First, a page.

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Kitsap County commissioners approve mental health sales tax
Kitsap County commissioners voted unanimously Monday evening to institute a .01 percent sales tax for mental health and substance abuse programs.
The ordinance goes into effect Jan. 1 and is expected to raise about $3 million per year. The commissioners’ approval of the tax increase followed a pair of public hearings and many months of legwork by supporters.
Commissioner Rob Gelder, prior to casting his vote, talked about a public hearing last week in Poulsbo that left him more emotional than he thought he would be. He noted that nearly every speaker shared a personal connection to mental health and mental illness.
“They were willing to sort of put themselves on the line to really truly bare their souls for all the public inspection and that takes a lot of guts,” he said.
Gelder said that he did a lot of deliberative soul searching before reaching his decision to vote for the tax.
“What it boils down to is everyone’s lives have been touched in some way, shape or form by mental health or mental illness,” he said. “It may not be ourselves personally. It may be a family member, a friend and acquaintance or somebody down the road from us. But our lives are touched. Our community is touched by this issue and I think this is a really important step to take moving forward to try to really begin to turn the tide on this particular topic.”
Gelder also said he will remain committed to making sure that the new funds are spent wisely.
“This is not just about raising dollars for feel-good programs in our community, but is really about making strategic investments so that we can demonstrate how that investment pays off in the long run for the better health of our community,” he said.
Commissioner Charlotte Garrido spoke in favor of the new tax and also thanked those who shared personal stories about struggles with mental health.
"Probably everyone in this room and who is watching (on television) has had some sort of direct or indirect experience with somebody who was in need of the programs that we're able to fund with this new action," she said.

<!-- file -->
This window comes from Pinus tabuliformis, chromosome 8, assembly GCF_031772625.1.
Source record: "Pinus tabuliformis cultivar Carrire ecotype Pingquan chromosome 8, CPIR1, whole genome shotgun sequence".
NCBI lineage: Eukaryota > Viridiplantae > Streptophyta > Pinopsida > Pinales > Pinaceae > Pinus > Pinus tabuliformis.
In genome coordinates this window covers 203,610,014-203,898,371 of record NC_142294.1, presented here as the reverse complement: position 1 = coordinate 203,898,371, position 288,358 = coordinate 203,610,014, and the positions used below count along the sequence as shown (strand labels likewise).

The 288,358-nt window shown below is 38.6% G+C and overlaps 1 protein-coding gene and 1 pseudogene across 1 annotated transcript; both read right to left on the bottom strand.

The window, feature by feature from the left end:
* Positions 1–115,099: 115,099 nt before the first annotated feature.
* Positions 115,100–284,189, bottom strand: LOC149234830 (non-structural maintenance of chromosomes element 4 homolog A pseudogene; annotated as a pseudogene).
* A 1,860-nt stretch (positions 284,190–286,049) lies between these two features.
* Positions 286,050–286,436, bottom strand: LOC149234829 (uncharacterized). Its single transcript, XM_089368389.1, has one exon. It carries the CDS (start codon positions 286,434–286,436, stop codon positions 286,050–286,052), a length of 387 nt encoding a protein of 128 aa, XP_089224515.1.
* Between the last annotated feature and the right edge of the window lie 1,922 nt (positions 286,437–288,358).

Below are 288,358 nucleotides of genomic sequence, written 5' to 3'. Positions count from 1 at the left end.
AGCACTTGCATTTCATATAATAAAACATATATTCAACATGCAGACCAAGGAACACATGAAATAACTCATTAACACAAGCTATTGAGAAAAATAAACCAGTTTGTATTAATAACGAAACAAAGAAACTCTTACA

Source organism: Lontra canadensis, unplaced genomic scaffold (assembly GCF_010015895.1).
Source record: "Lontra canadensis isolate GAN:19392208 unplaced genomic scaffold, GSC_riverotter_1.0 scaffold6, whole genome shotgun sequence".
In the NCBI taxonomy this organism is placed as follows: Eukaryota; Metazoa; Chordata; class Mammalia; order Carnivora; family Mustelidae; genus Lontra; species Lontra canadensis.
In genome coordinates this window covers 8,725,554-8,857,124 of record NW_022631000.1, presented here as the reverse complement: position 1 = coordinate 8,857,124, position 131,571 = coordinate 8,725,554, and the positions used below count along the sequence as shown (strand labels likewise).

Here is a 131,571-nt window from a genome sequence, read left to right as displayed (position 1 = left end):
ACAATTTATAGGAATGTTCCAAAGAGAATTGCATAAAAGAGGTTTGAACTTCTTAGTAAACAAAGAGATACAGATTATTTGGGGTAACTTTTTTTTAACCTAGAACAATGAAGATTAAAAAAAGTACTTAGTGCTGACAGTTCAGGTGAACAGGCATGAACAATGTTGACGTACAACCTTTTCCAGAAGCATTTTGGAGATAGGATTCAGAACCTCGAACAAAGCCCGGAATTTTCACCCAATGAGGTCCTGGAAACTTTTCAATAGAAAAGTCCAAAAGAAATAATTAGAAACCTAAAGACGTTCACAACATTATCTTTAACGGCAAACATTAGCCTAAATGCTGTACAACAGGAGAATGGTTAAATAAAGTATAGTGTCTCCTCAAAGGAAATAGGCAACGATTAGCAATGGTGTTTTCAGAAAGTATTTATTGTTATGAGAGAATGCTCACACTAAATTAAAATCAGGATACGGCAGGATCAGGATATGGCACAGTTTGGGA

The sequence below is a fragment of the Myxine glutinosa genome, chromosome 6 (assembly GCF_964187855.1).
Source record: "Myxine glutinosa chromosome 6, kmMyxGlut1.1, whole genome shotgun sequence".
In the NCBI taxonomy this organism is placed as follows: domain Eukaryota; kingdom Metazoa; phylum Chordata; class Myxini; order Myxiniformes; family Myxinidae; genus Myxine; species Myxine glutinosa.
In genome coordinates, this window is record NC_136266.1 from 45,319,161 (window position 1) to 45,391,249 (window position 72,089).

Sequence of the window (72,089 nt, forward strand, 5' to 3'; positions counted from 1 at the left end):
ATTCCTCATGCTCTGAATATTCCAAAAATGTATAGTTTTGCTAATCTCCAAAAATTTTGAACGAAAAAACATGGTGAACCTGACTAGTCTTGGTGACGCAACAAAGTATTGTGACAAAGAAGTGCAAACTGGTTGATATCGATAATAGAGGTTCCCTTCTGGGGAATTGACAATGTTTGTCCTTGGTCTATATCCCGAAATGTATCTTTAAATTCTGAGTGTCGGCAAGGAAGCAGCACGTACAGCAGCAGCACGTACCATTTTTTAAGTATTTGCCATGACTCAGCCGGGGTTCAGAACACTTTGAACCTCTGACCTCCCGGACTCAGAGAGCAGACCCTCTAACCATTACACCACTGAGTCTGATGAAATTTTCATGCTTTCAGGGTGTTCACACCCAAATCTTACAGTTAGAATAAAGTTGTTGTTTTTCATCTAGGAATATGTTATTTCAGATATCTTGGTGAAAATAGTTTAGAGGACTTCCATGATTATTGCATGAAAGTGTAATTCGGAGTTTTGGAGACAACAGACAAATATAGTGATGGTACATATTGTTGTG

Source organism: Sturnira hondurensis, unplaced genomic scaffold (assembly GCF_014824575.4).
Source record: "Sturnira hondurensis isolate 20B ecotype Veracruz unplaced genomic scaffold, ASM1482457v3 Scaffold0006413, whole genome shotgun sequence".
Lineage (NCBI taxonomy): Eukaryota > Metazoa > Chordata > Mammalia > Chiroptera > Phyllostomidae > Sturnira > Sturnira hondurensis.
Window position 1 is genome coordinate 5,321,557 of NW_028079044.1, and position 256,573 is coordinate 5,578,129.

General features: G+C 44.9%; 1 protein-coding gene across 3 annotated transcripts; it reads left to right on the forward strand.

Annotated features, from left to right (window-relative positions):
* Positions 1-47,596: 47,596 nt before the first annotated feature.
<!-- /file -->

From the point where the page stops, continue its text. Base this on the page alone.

So far, 20 counties have implemented such a sales tax and all of them, with the exception of Spokane County, which put it out to a vote of the citizenry, were put into place by county boards.
“So, we have a lot of information from those other counties that have enacted it about exactly how they have spent that money and what's happening in those programs,” Garrido said.
Commissioner Josh Brown made it clear why he voted for the new tax.
“This ordinance will help make our community safer,” he said. “It will help save taxpayer dollars so we can dedicate those resources to more important things. It will help people and I'm convinced it’s the right thing to do.”
Harrison Medical Center President and CEO Scott Bosch is one of several community leaders who were pleased by the commissioners' decision to adopt the new ordinance.
“I applaud the commissioners’ courage to take this on,” Bosch said. “The funds will be used to develop programs and access to mental health services that are so desperately needed.”
A citizen advisory committee will now vet programs to be funded with the new tax dollars. The committee will make funding recommendations based on a “behavioral health assessment need” being developed by a separate 17-member member committee made up of folks from law enforcement, the courts, mental health experts and others.
The following people were appointed to the Kitsap County Mental Health, Chemical Dependency and Therapeutic Court Citizens Advisory Committee, the group that will make spending recommendations, on Monday: Lois Hoell, Peninsula Regional Support Network; Jeannie Screws, Kitsap County Substance Abuse Advisory Board; Aimee DeVaughn, Commission on Children and Youth; Connie Wurm, Area Agency on Aging; Dave Shurick, Law and Justice; Walt Bigby Education; Carl Olson, at large member District 2; James Pond, at large member District 3; Robert Parker, at large member District 2; Russell Hartman, at large member District 3; and Richard Daniels, at large member District 1.